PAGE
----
a wealthy noble he thinks will be a better person to run things.
Of course, the son doesn't like that and goes about hatching a plot
to undermine the new king. It's hard for me to sum up the plot because
it's very plotty. At one point, this character Andrea asks, 'What
is justice that does not count love among its laws?' There was something
I was feeling around 2003, the war in Iraq was just getting started,
but there was a mindless momentum, a lack of compassion for other
cultures that seemed very profound and very American. Having said
that, it's also about the pleasure of the theater and melodrama,
of nasty villains being nasty and lovers who are torn apart."
As a director, Jackson is concerned with movement
and visual style, and one of his demands for both shows, unusual
for theater but essential for him, was to have costumes and sets
ready when rehearsals began, so the players would know what they'd
be dealing with. "Meyerhold" drew on the Russian director's
"biomechanics" system of actor training, but Jackson says
that, though stylistic elements in "Forest War" may seem
reminiscent of kabuki, bunraku, Kurosawa or Peking opera, he's not
trying to re-create any of these styles so much as give a whiff
of their flavors to create his own fictional Asiatic culture.
"It's an invented place drawing on these icons
to give it sort of a distance, so there's a gap between the current
themes that it's dealing with and the form in which it comes,"
he says. "In rehearsals, early on, we agreed not to discuss
or concern ourselves with any modern parallels that there might
be. That was already present, and the audience can take care of
that themselves. The intent behind the play is not to make a political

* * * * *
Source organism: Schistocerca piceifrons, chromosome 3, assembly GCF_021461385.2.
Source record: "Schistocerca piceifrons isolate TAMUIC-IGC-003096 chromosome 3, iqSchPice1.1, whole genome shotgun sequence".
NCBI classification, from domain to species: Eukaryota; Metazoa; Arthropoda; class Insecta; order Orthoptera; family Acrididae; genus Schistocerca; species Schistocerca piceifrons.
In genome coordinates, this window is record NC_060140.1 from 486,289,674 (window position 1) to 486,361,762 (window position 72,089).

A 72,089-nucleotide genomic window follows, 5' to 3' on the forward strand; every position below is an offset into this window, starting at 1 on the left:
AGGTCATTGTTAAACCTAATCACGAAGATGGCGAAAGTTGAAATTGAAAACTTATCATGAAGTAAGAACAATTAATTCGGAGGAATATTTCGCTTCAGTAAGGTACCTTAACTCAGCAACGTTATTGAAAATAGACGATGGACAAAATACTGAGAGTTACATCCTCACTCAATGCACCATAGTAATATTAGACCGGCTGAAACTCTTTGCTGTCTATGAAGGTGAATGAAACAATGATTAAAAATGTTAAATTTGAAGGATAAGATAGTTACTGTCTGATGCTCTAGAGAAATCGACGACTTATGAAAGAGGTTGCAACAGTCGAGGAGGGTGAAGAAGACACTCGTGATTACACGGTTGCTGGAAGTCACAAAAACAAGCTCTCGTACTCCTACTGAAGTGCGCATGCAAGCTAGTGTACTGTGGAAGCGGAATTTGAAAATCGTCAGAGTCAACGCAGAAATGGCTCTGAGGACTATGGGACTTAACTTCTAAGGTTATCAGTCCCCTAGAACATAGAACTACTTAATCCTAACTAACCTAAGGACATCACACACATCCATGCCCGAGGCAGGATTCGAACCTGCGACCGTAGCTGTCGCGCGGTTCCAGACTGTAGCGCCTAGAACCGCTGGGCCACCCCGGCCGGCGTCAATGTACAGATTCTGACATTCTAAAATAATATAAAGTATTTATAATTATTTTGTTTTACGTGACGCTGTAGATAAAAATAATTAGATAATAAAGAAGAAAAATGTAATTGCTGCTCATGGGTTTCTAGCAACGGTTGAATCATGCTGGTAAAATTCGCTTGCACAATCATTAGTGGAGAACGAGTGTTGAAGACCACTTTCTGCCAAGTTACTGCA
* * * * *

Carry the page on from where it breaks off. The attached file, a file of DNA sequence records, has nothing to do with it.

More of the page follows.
statement purely; it's also to do what theater does best. Whenever
people die, it's this huge operatic thing, when they kill each other
they fly up in the air, and it's very artificial and formal."
Jackson says he approaches directing his own work
much the same way he approaches directing Brecht or Wilde.
"The only difference is that, if I wrote it,
a lot of my directorial homework has been done in the writing process,"
he says. "Once we get in there, if it's my own play, I assume
the playwright is either dead or far away and we can't get to him,
and we just assume that if it's not working it's just because we
don't understand it yet. I try to trust the intuition first, and
ask the actors to do that, too, in their own work."
"The Forest War" feels more like someone else's play than
usual, he says, because it had been written with no particular cast
or company in mind.
"I sort of assumed on some level that I was never
going to see this play, because it's larger than 'Meyerhold' was,"
Jackson says. "The irony is that it's going to be Shotgun Players
that's going to be able to do these larger-scale things, like the
Lorin District project they just did, because they're poor and can't
pay people much. The larger theaters can't afford to do that sort
of thing so much, as a matter of economics. One of the great strengths
of Shotgun is this combination of the support that comes from a
feeling of family and (Artistic Director) Patrick Dooley's we-can-do-anything
attitude that's so infectious and energizing. I think that's what
makes a project of this size possible."